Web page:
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Formation of "Complex" Solar Systems

Posted by convergenttheories on January 17, 2010 at 7:42 PM

I am  proposing that our formation of planets reflects the presence of at least one, perhaps two, stars prior to ours, that created our solar system. My theory is based on the observations I've made over the years stemming from scientific discoveries made about our solar system.  The idea comes from the accepted scientific notion that we are literally made of star stuff, and that our planets, and everything on the planet including us, were formed from star stuff, but the exact mechanisms for this formation has not yet been flushed out.   The simple idea that a nebula, our sun's nursery so-to-speak, coalesced our sun, and it's surrounding planets through the formation of an excretion disc of materials that collide and collide until larger bodies sweep up most of the materials into the sun and it's surrounding planets.  While I do believe this theory is sound, I do believe that there is a cyclical function that through repetition, form the type of solar system we see today.

My understanding is that the fuel source will limit the level of complexity of furnaced elements produced.    Because of this, I am proposing that we are the result of two star processes, perhaps three, because of the way our solar system is formed.  This observation might also lead us to a way to find Class M planets through understanding the formation of Solar Systems, as we could then look for systems likely to have rocky worlds with magnetic fields.  

I theorize that our Solar System formation as a "Compound" or "Second Generation" Solar System would have begun with a Nebula of gasses, probably mostly Hydrogen, as it was the early Universe and more complex elements wouldn't have existed at that early time of formation.

This first "Proto" star formed from the early Nebula, and it would have been mostly Hydrogen due to it's early age in the Universe.  With only a small amount of Helium, and almost all Hydrogen for a source, I refer to these stars as Early, or "Proto" stars, because they are burning this simple fuel.  Our first "Proto" star would have only been able to form the "Lower" or "Light" elements on the periodic table during it's lifetime I suspect.  I refer to the "Light Elements" formed in the furnace of this "Proto" star, the "Inerts" group of elements.  So when our first "Proto" star died, it went through an expulsion event, or went Super Nova, disbursing these "Inerts" that became the building blocks of the first planets.  These resulting planets formed from this "Simple" material, mostly gaseous, from debris that would travel out quite far from the death, or Super Nova event.  This first star would probably not have a very long life I suspect.  It would not live as long as a star with heavier elements in it's furnace to help hold it together during it's lifetime.  Upon it's death, the ejecta from our first "Proto" star formed the resulting "inerts" ejecta and formed the gaseous planets, traveling out very far before condensing into clouds, and eventually into the gas giants type of planets we now have in our outer solar system.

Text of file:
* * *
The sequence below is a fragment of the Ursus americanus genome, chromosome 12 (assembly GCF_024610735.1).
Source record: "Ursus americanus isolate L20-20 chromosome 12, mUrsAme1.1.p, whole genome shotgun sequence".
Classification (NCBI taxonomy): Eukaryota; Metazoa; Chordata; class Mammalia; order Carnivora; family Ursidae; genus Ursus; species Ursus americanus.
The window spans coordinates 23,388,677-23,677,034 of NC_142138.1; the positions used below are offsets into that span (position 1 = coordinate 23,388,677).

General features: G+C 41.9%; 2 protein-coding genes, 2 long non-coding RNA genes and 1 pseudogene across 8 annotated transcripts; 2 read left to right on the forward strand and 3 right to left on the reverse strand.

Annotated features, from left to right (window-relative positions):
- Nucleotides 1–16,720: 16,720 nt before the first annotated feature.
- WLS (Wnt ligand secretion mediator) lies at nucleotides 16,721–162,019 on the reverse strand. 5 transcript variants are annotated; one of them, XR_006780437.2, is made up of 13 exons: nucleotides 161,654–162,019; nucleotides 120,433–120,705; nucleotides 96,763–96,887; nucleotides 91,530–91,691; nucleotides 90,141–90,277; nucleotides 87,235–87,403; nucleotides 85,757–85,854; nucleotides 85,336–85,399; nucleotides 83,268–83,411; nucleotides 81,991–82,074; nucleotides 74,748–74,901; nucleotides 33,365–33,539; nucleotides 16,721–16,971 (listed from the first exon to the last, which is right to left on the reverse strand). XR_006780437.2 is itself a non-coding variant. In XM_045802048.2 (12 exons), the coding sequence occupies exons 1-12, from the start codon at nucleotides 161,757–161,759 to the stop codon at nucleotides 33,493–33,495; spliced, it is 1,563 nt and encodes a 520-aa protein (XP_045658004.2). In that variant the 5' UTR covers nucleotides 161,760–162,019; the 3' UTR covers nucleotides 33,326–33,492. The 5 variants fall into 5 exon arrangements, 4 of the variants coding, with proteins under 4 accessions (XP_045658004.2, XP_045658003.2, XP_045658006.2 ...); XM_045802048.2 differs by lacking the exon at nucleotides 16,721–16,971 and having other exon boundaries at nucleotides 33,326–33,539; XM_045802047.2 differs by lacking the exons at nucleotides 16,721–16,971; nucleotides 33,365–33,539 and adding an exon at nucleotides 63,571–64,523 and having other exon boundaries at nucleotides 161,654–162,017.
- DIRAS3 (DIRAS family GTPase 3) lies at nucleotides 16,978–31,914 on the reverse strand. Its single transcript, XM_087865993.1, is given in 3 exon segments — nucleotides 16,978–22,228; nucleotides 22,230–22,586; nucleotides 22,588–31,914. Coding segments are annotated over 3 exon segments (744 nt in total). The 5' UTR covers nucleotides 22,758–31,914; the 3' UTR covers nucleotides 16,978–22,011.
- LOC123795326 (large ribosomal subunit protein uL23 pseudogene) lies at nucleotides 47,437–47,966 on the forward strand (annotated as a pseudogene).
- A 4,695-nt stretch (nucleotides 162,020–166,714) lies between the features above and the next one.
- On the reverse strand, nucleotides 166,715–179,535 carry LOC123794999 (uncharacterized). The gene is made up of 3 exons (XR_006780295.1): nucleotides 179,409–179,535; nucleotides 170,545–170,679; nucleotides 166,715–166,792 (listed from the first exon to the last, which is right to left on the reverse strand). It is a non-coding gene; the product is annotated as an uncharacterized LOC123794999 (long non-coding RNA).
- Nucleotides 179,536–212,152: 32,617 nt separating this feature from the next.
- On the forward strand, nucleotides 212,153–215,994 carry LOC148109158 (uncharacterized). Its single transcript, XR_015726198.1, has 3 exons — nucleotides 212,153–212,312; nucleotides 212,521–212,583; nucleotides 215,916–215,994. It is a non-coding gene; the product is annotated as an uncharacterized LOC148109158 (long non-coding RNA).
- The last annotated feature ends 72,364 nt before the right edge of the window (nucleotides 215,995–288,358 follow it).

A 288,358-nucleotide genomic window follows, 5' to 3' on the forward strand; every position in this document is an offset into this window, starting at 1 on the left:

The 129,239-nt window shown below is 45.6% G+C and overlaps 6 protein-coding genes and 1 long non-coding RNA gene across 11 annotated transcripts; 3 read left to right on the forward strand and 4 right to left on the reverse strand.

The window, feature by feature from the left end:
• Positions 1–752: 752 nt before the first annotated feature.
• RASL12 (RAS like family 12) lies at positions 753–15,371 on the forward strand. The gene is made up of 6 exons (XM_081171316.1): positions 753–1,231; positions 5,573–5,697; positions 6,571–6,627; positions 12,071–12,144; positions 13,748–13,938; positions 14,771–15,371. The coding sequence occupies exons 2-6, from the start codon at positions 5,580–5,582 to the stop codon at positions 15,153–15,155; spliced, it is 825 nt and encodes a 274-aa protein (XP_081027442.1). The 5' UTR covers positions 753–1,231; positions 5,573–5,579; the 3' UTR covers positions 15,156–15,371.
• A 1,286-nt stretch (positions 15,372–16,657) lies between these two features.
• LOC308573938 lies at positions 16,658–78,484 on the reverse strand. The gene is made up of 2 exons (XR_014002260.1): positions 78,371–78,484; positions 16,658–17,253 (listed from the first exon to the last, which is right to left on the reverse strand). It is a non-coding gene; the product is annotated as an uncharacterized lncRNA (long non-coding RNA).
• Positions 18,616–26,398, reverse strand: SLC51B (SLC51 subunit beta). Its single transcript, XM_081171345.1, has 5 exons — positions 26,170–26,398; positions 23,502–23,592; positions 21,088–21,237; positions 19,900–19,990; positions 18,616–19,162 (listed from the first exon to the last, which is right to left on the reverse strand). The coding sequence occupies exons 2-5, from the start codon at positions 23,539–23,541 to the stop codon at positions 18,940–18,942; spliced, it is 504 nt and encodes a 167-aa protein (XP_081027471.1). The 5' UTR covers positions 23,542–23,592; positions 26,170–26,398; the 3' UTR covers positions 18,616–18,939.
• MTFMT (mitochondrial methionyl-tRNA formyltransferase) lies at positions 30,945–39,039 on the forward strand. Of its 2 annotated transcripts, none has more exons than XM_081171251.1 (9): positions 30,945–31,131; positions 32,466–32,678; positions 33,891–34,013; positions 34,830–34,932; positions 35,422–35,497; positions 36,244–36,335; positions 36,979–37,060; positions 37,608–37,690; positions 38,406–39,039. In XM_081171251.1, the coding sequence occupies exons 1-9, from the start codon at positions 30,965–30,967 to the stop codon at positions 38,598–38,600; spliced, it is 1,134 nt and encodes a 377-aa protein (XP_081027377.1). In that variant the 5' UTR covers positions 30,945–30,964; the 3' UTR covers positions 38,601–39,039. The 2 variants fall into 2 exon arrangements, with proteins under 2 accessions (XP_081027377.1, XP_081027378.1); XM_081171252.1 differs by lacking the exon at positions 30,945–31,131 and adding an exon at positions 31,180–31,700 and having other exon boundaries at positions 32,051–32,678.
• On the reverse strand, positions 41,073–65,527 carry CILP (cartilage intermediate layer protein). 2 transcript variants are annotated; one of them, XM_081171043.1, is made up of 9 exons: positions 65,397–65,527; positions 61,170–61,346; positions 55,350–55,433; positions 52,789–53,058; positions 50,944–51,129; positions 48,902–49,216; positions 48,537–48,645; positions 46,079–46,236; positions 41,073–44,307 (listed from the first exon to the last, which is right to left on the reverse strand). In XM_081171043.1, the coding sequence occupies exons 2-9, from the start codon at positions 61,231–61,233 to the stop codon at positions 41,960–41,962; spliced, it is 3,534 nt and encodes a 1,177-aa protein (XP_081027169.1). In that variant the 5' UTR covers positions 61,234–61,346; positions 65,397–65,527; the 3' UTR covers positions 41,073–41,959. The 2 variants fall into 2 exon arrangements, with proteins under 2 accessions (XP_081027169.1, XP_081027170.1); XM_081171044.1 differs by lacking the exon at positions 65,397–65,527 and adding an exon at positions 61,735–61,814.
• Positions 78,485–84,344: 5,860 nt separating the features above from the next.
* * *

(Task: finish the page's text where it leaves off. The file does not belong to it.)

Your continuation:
This first star would create a debris field that now includes the "Simple" Elements to congeal into the gaseous worlds.  Another star would then form again from this material as well, incorporating this "Simple" debris, while the first gaseous planets formed, and as such would have these "Simple" Elements in it's furnace, enabling it to create some of the heavier elements, during it's lifetime.   This is possible because the "inerts", these "Simple" Elements, are incorporated in this second star.  The planets that would have formed from this "Simple" debris, forming around this Second star, would have been gaseous and have resulting orbits quite far out from the second star that forms from the "Simple" debris.  This is because the star would have lacked enough of the heavy elements, that have more gravity to pull them together, as the second star, I suspect. Perhaps this "Transitional" star will have produced some heavier elements when it dies and/or goes Super Nova, but they might not be in concentrations high enough to form truly rocky worlds, so I theorize that a third star would, in some cases, be needed to have these truly rocky worlds.